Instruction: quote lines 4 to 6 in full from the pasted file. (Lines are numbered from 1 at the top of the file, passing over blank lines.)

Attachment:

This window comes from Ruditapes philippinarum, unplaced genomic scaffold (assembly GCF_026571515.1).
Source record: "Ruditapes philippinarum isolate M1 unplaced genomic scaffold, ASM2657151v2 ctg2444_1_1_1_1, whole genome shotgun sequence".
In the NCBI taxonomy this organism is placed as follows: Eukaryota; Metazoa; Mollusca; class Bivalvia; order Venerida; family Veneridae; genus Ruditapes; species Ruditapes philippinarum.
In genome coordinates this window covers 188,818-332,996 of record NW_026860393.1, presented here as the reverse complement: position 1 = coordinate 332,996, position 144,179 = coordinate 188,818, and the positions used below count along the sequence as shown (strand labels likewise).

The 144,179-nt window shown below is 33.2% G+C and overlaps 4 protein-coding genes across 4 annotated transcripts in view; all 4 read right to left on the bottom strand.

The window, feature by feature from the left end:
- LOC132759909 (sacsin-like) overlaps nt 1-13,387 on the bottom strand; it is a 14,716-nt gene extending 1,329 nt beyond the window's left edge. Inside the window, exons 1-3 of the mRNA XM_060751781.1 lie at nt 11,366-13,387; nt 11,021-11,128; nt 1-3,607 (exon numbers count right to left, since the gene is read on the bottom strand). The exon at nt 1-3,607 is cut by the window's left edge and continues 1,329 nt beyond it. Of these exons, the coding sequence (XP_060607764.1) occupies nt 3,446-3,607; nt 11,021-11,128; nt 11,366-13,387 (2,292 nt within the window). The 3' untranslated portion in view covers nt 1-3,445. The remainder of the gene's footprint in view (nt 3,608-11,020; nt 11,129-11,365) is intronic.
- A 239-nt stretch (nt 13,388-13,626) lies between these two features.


In genome coordinates this window covers 188,818-332,996 of record NW_026860393.1, presented here as the reverse complement: position 1 = coordinate 332,996, position 144,179 = coordinate 188,818, and the positions used below count along the sequence as shown (strand labels likewise).

The 144,179-nt window shown below is 33.2% G+C and overlaps 4 protein-coding genes across 4 annotated transcripts in view; all 4 read right to left on the bottom strand.

The window, feature by feature from the left end: